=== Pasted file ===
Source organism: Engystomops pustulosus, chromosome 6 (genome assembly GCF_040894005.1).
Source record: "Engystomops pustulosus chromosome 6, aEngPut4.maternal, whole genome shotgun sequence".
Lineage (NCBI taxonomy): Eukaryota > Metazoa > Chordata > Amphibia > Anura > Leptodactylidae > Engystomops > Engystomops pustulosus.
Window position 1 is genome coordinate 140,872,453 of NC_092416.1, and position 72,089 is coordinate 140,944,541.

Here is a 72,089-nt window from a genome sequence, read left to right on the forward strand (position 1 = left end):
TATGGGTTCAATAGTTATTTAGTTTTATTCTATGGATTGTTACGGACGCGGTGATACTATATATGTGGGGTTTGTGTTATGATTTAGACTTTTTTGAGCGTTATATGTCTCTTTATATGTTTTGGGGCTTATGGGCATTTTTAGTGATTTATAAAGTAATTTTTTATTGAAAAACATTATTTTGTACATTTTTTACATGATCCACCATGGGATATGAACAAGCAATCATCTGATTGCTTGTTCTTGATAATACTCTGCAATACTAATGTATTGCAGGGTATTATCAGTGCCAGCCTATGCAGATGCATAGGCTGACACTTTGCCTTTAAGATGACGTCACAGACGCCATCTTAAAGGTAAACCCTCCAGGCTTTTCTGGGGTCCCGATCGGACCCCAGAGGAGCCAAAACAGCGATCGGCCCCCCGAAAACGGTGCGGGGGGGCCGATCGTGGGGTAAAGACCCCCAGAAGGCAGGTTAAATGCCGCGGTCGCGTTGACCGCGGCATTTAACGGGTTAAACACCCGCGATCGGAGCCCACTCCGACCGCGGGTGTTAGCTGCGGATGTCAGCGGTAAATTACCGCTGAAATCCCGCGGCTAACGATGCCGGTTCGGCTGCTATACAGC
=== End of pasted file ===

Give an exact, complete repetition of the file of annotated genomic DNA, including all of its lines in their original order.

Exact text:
Source organism: Engystomops pustulosus, chromosome 6 (genome assembly GCF_040894005.1).
Source record: "Engystomops pustulosus chromosome 6, aEngPut4.maternal, whole genome shotgun sequence".
Lineage (NCBI taxonomy): Eukaryota > Metazoa > Chordata > Amphibia > Anura > Leptodactylidae > Engystomops > Engystomops pustulosus.
Window position 1 is genome coordinate 140,872,453 of NC_092416.1, and position 72,089 is coordinate 140,944,541.

Here is a 72,089-nt window from a genome sequence, read left to right on the forward strand (position 1 = left end):
TATGGGTTCAATAGTTATTTAGTTTTATTCTATGGATTGTTACGGACGCGGTGATACTATATATGTGGGGTTTGTGTTATGATTTAGACTTTTTTGAGCGTTATATGTCTCTTTATATGTTTTGGGGCTTATGGGCATTTTTAGTGATTTATAAAGTAATTTTTTATTGAAAAACATTATTTTGTACATTTTTTACATGATCCACCATGGGATATGAACAAGCAATCATCTGATTGCTTGTTCTTGATAATACTCTGCAATACTAATGTATTGCAGGGTATTATCAGTGCCAGCCTATGCAGATGCATAGGCTGACACTTTGCCTTTAAGATGACGTCACAGACGCCATCTTAAAGGTAAACCCTCCAGGCTTTTCTGGGGTCCCGATCGGACCCCAGAGGAGCCAAAACAGCGATCGGCCCCCCGAAAACGGTGCGGGGGGGCCGATCGTGGGGTAAAGACCCCCAGAAGGCAGGTTAAATGCCGCGGTCGCGTTGACCGCGGCATTTAACGGGTTAAACACCCGCGATCGGAGCCCACTCCGACCGCGGGTGTTAGCTGCGGATGTCAGCGGTAAATTACCGCTGAAATCCCGCGGCTAACGATGCCGGTTCGGCTGCTATACAGC